Discovery of Caves

Beneath Ohio is a more or less continuous stone aquifer in which there is trapped an ancient flow of water from Ice Age glaciers. The composition of the aquifer varies between limestone in the west and sandstone in the east, splitting the state almost perfectly in half. On the limestone side, Ohioans have discovered significant caves carved into the earth. This is a feature of carbonate stone of the aquifers there: the mild acidity of the ground water dissolves the limestone and causes fissures to form in the bedrock. These fissures expand into pockets, and then into caves, and then sometimes into vast caverns. There are probably several dozen such caves throughout western Ohio. I can report that no fewer than seven of these caves have been made into roadside attractions; and so I feel prompted to say something about them for this series, but honestly, all of these cave sites seem terribly unexceptional to me, and as tourist sites, they appear to be rather neglected and poorly maintained. I could speculate upon the figurative significance of caves generally, how they present an entirely new realm existing separately yet coinciding with the world above. I could ruminate upon the experiential uniqueness of being in caves: the temperature and atmospheric pressure, rock formations, water flow, the smell, the sense of being sealed in a vault and hermetically insulated. After doing some the research, I’ve found little worth reporting. I was, however, intrigued by one thing: the caves’ discovery. Every cave has a discovery story that reads like the uncovering of a mystery. Here I shall briefly recount the finding of each of the attraction caves in Ohio:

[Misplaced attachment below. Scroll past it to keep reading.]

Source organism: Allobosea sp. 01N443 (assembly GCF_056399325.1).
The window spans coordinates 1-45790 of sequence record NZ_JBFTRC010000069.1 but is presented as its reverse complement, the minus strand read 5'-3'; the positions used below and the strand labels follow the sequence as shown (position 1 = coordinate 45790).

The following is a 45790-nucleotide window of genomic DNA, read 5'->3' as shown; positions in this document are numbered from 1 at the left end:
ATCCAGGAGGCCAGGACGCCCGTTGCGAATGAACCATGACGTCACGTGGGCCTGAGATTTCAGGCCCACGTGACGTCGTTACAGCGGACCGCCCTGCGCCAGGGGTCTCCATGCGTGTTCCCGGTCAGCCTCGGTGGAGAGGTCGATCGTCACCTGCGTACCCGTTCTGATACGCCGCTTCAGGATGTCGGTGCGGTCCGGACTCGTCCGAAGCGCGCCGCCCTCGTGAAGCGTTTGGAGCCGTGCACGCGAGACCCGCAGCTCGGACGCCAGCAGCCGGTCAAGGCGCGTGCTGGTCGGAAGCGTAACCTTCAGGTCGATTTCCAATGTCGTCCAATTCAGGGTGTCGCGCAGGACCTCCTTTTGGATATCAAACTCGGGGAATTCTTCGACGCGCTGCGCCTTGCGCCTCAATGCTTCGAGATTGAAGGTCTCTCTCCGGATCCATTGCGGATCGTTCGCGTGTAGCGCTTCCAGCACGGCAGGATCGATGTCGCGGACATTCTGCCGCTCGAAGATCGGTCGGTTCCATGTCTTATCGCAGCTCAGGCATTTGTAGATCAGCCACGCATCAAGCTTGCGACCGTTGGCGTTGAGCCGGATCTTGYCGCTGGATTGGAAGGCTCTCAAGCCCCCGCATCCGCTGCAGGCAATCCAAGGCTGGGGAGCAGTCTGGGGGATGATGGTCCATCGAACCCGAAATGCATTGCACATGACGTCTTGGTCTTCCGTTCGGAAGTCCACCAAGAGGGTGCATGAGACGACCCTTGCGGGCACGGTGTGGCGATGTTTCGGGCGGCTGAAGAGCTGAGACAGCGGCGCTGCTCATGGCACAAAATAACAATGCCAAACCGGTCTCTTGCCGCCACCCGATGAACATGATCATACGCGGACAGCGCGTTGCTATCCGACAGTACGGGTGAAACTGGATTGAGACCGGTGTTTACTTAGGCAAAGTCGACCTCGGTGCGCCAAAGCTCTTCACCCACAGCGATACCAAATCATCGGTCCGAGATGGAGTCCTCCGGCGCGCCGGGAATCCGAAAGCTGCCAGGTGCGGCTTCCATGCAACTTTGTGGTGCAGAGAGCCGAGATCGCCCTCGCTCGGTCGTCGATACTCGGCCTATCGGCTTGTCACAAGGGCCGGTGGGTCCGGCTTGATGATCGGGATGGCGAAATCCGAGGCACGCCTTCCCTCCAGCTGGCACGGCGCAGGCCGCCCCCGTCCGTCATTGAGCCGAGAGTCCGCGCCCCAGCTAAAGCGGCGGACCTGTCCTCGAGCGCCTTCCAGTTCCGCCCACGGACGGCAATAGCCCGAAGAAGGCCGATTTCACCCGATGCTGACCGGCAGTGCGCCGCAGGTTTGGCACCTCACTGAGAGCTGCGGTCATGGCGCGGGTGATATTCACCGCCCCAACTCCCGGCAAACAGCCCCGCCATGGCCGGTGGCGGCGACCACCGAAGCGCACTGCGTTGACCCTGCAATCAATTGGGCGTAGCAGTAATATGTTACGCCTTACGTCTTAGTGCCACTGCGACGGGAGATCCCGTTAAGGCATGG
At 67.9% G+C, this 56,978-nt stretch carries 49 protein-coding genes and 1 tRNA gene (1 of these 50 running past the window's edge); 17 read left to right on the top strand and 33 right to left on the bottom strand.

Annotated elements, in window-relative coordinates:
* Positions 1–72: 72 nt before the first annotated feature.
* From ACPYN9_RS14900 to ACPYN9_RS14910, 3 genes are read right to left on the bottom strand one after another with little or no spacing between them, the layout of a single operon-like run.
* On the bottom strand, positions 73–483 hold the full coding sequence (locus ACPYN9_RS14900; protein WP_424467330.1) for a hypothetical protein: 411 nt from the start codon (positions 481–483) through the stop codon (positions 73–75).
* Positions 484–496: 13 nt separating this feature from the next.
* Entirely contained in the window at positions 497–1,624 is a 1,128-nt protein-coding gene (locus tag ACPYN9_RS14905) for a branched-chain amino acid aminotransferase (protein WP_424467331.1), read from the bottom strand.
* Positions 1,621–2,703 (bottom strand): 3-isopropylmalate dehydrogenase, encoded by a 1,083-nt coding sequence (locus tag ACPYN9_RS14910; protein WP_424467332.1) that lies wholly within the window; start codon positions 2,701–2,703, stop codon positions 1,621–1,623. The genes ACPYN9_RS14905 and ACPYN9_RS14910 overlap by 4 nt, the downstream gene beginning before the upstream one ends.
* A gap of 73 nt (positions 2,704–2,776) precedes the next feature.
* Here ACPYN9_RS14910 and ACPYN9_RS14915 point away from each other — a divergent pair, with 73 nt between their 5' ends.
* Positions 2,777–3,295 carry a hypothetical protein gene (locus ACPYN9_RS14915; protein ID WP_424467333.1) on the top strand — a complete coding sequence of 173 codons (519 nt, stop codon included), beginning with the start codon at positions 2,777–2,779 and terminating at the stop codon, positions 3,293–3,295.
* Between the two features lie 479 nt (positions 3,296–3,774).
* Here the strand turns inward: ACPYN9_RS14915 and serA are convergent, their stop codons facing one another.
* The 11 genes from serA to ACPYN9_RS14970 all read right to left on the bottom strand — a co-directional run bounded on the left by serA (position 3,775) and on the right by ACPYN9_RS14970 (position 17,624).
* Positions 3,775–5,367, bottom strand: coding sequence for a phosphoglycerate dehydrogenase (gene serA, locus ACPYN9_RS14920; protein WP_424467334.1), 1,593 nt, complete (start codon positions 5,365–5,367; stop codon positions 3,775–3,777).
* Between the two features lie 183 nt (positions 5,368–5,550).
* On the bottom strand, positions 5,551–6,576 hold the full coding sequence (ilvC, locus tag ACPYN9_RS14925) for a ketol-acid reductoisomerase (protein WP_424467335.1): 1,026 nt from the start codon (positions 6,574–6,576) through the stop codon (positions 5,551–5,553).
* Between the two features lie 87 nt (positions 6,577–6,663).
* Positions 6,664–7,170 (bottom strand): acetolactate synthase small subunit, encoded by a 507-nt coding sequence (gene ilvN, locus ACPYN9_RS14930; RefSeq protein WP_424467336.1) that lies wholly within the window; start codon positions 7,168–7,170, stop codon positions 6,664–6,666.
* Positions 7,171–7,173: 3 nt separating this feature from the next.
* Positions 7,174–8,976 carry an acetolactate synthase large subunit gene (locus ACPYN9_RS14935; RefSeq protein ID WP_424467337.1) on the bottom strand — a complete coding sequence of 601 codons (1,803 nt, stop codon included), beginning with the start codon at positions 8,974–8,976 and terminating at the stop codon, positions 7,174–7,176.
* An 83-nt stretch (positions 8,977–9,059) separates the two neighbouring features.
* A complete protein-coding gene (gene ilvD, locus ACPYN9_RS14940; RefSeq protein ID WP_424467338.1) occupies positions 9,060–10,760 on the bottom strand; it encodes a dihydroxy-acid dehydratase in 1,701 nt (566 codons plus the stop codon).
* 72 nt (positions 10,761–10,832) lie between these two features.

Indian Trails Caverns
Not known how it was discovered. Wyandot Indians were dwelling in the caverns when white settlers began entering Ohio. Archeological excavation of the caves has uncovered evidence that the caves have been intermittently used by humans since Paleolithic times.
Crystal Cave
“In 1887 a Mr. Gustav Heineman emigrated from Baden-Baden, Germany to Put-in-Bay, Ohio, where he established a winery. In 1897 he dug a well beneath his winery and discovered a large vug at a depth of 30 feet (10 m). On exploring the cave he found the cave walls covered with extremely large and well-developed tabular crystals identified as celestine, a form of strontium sulfate.
The original cave was much smaller than it is today, as much of the celestite was mined for the manufacturing of fireworks. However, Mr. Heineman decided to stop the mining and turn the property into a tourist attraction. Due to the Crystal Cave, the Heineman winery survived prohibition because of tourist revenues.” (Wikipedia)
Olentangy Caverns